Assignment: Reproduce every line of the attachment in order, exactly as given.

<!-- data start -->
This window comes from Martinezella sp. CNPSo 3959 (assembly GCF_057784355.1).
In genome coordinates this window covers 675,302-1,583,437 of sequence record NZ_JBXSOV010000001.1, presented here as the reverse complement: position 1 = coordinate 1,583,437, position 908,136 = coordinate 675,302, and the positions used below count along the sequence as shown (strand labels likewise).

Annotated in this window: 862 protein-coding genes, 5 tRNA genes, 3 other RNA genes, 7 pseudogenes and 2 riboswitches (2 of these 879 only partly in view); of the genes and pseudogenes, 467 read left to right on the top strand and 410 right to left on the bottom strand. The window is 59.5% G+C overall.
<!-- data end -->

This window comes from Martinezella sp. CNPSo 3959 (assembly GCF_057784355.1).
In genome coordinates this window covers 675,302-1,583,437 of sequence record NZ_JBXSOV010000001.1, presented here as the reverse complement: position 1 = coordinate 1,583,437, position 908,136 = coordinate 675,302, and the positions used below count along the sequence as shown (strand labels likewise).

Annotated in this window: 862 protein-coding genes, 5 tRNA genes, 3 other RNA genes, 7 pseudogenes and 2 riboswitches (2 of these 879 only partly in view); of the genes and pseudogenes, 467 read left to right on the top strand and 410 right to left on the bottom strand. The window is 59.5% G+C overall.